Tips from the US Women's Team
December 31, 2003 09:00 PM
Mia Hamm is the world's top women's soccer player. Her 117 international goals entering Saturday's game against Iceland at Ericsson Stadium are an all-time record, male or female. A former All-American at North Carolina, she still lives in Chapel Hill and is an assistant coach for the Tar Heels. Aside from her considerable soccer skills, Hamm is known for her intense competitiveness and single-minded will to win on the field.
"I was born with that. To some extent it's based on the people who I have played with during my career, players like April Heinrichs, Carla Overbeck, Kristine Lilly and Michelle Akers. You either compete or you don't last. I learned that through them, and it really added to my game."
Hamm's desire for more goals and more championships remains. She says there's always another level to reach for, no matter how much you've accomplished.
Tiffeny Milbrett is the fourth-leading goal scorer in U.S. soccer history, with 68 coming into this weekend. She let the team in scoring during last year's World Cup with three goals. Her knack for scoring makes her one of the team's most valuable players, especially during a close game.
"It's what I'm meant to do. I want to score goals. It's something I really want to do and am able to do. It's been something I've been blessed with and have been lucky with, and I've kept going. My coaches have told me you can't make a goal scorer, but when I come in or start, I try to really step it up, try to be in the right place when I need to be there. You need to find a corner or a spot and make a decision of where you're going to hit that ball. And put it there, place it there, make it a nice pass there. Sure, hit if firmly, but you don't need to have a lot of juice on it. And more times than not it's going to go in."
Goalkeeper Briana Scurry's save of a penalty kick in the U.S.'s World Cup championship game against China opened the door for Brandi Chastain's winning shot. Scurry had already had a great World Cup, allowing only three goals and recording four shutouts. Staying mentally tough is a Scurry trademark. She has to keep her mind in the game while her teammates have the ball at the other end of the field. She also watches what the opposing players are doing.
"I haven't done my job if I've played well and then allow a goal in the 88th minute. If you have a breakdown then, the rest of the game doesn't even matter. (To keep you mind in the game) visualize what's going to happen when the ball's at your end. I've always been mentally taught, I'm the youngest of nine kids, and when I was a kid, my parents would call me in, but I wanted to stay out and try to keep up."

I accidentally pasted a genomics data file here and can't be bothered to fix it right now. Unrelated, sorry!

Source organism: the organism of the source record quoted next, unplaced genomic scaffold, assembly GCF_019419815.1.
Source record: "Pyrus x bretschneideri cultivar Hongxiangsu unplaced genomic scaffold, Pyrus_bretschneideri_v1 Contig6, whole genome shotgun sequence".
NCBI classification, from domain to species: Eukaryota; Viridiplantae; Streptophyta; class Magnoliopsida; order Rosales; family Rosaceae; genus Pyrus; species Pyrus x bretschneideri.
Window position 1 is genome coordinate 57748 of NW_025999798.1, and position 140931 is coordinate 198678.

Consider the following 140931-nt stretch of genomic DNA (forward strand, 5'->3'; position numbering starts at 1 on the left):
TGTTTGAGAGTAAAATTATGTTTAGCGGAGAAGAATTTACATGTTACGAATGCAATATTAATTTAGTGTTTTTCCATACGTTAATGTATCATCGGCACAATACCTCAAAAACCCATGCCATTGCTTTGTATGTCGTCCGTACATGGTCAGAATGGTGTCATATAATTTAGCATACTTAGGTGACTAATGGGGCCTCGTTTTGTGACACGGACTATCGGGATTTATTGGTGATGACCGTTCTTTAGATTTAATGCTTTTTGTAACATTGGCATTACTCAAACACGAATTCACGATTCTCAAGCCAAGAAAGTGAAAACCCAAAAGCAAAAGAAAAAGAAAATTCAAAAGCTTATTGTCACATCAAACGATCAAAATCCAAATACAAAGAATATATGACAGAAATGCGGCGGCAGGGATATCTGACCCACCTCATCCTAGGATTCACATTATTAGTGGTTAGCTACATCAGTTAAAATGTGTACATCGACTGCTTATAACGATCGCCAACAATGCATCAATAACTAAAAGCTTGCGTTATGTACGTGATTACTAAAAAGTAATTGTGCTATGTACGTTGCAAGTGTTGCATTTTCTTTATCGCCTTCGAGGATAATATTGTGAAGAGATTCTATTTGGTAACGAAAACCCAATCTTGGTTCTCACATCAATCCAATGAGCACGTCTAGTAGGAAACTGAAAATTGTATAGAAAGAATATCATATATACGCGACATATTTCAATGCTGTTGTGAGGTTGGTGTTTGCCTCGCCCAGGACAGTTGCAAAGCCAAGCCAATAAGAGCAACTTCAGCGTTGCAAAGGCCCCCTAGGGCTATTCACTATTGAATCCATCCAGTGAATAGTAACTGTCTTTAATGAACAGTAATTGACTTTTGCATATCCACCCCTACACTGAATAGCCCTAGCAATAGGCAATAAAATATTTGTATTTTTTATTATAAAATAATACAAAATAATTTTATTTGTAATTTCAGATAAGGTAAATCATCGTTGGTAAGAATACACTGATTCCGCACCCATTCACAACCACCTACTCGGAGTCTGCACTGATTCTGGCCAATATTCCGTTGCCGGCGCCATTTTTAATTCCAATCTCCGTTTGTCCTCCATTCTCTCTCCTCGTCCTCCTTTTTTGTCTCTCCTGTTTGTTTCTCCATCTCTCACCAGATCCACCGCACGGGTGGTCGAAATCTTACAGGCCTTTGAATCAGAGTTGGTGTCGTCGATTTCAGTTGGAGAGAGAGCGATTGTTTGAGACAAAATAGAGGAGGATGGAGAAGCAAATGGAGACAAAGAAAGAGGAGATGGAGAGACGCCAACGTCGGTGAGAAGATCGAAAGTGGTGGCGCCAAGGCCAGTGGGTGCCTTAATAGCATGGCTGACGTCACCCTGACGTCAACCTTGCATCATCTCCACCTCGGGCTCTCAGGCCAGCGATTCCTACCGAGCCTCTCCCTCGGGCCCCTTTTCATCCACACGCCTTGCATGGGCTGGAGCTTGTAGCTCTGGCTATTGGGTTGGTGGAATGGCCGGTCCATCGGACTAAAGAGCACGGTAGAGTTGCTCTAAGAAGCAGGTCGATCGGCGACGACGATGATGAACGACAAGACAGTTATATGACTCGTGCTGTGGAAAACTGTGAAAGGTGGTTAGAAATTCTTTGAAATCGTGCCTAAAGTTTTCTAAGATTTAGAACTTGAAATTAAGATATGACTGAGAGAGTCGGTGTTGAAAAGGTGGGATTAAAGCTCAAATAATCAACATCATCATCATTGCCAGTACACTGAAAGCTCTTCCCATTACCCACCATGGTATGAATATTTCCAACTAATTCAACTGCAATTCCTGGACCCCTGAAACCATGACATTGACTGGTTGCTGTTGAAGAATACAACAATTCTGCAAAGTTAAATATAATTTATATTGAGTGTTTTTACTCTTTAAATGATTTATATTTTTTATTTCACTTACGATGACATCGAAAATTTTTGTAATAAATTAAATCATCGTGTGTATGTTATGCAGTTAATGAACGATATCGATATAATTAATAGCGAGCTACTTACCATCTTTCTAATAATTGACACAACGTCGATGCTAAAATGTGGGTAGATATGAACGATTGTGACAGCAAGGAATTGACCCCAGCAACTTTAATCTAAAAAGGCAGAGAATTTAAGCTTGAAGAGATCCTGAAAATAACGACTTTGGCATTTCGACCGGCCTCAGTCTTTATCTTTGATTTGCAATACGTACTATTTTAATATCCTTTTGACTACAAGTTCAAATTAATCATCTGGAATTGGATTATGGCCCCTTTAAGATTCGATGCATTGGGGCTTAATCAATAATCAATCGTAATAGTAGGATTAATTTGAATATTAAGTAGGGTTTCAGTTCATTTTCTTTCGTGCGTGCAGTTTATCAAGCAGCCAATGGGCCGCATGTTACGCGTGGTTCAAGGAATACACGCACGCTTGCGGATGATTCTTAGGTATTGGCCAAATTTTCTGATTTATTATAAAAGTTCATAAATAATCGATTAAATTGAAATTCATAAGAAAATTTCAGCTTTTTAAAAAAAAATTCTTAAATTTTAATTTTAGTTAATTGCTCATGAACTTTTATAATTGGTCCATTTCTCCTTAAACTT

Julie Foudy has been the team's co-captain with Carla Overbeck since 1991. Foudy had 172 appearances for the national team. She was her team's captain in club soccer, high school and college. She is one of the team's most vocal players, and is usually its spokeswoman when dealing with the coaches or media.
"I was really young (20) when I became captain. Maybe it was because I was the loudest. A lot of what I learned about leadership is having your finger on the pulse. (Our coaches') style is to have a lot of feedback from the captains, about what's happening with the team. The best leadership style you can have is when you're always in tune with those around you. Always first and foremost, though, is what's best for the team. I was always the competitive, feisty kid who wants to be the one doing it, not the one who's following. I'd be the one when I was a kid following around with the boys and always kicking their butts."
Former North Carolina player Kristine Lilly has played in more international games-198-than anyone else in history, male or female. Her longevity can be attributed to her willingness to work hard and stay in shape.
"My biggest thing about fitness is when I see players who work hard, I respect that. That's the one thing you can control, but you can always be fitter. If I'm fit, I can do all those things on a soccer field better. I can make that run, or I can score that goal. It's the backbone of my game. My coaches have told me you're going to get beat in any sport if you aren't fit. I can be beaten on the soccer field by somebody dribbling, but next time I'm going to run her into the ground. I never wanted to be tired. I wanted to be the last one standing. At practice, make the most of it. Put in 100 percent in those two hours, then go have fun."
Article courtesy of the Charlotte Observer, available online at Charlotte.com